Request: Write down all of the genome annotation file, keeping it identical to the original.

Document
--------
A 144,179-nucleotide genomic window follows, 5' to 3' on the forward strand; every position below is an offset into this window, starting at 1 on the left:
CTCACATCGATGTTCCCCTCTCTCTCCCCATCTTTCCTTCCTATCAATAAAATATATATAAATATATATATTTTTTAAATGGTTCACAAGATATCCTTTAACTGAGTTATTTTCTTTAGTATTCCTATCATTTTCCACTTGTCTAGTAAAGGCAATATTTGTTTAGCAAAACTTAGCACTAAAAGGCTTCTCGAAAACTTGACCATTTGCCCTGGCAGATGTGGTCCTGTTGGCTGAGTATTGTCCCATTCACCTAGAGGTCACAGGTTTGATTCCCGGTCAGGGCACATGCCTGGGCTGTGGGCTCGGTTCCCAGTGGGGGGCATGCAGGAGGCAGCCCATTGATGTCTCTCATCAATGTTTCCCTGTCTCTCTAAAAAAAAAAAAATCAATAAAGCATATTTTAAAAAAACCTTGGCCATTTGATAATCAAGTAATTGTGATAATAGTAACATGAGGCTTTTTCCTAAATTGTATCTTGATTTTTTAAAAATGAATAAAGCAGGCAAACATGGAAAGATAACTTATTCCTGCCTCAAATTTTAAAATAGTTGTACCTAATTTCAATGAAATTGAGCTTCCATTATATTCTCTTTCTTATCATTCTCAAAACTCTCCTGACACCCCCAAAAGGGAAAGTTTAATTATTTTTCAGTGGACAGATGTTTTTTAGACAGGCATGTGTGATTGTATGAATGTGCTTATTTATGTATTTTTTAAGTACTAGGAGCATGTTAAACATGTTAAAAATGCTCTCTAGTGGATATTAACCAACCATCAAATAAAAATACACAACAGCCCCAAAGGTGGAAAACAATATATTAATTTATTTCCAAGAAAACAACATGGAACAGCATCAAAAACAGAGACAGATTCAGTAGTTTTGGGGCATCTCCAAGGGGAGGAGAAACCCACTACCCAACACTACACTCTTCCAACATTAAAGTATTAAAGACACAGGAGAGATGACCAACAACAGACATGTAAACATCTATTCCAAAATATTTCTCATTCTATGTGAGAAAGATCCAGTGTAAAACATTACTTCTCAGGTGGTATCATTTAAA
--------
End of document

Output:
A 144,179-nucleotide genomic window follows, 5' to 3' on the forward strand; every position below is an offset into this window, starting at 1 on the left:
CTCACATCGATGTTCCCCTCTCTCTCCCCATCTTTCCTTCCTATCAATAAAATATATATAAATATATATATTTTTTAAATGGTTCACAAGATATCCTTTAACTGAGTTATTTTCTTTAGTATTCCTATCATTTTCCACTTGTCTAGTAAAGGCAATATTTGTTTAGCAAAACTTAGCACTAAAAGGCTTCTCGAAAACTTGACCATTTGCCCTGGCAGATGTGGTCCTGTTGGCTGAGTATTGTCCCATTCACCTAGAGGTCACAGGTTTGATTCCCGGTCAGGGCACATGCCTGGGCTGTGGGCTCGGTTCCCAGTGGGGGGCATGCAGGAGGCAGCCCATTGATGTCTCTCATCAATGTTTCCCTGTCTCTCTAAAAAAAAAAAAATCAATAAAGCATATTTTAAAAAAACCTTGGCCATTTGATAATCAAGTAATTGTGATAATAGTAACATGAGGCTTTTTCCTAAATTGTATCTTGATTTTTTAAAAATGAATAAAGCAGGCAAACATGGAAAGATAACTTATTCCTGCCTCAAATTTTAAAATAGTTGTACCTAATTTCAATGAAATTGAGCTTCCATTATATTCTCTTTCTTATCATTCTCAAAACTCTCCTGACACCCCCAAAAGGGAAAGTTTAATTATTTTTCAGTGGACAGATGTTTTTTAGACAGGCATGTGTGATTGTATGAATGTGCTTATTTATGTATTTTTTAAGTACTAGGAGCATGTTAAACATGTTAAAAATGCTCTCTAGTGGATATTAACCAACCATCAAATAAAAATACACAACAGCCCCAAAGGTGGAAAACAATATATTAATTTATTTCCAAGAAAACAACATGGAACAGCATCAAAAACAGAGACAGATTCAGTAGTTTTGGGGCATCTCCAAGGGGAGGAGAAACCCACTACCCAACACTACACTCTTCCAACATTAAAGTATTAAAGACACAGGAGAGATGACCAACAACAGACATGTAAACATCTATTCCAAAATATTTCTCATTCTATGTGAGAAAGATCCAGTGTAAAACATTACTTCTCAGGTGGTATCATTTAAA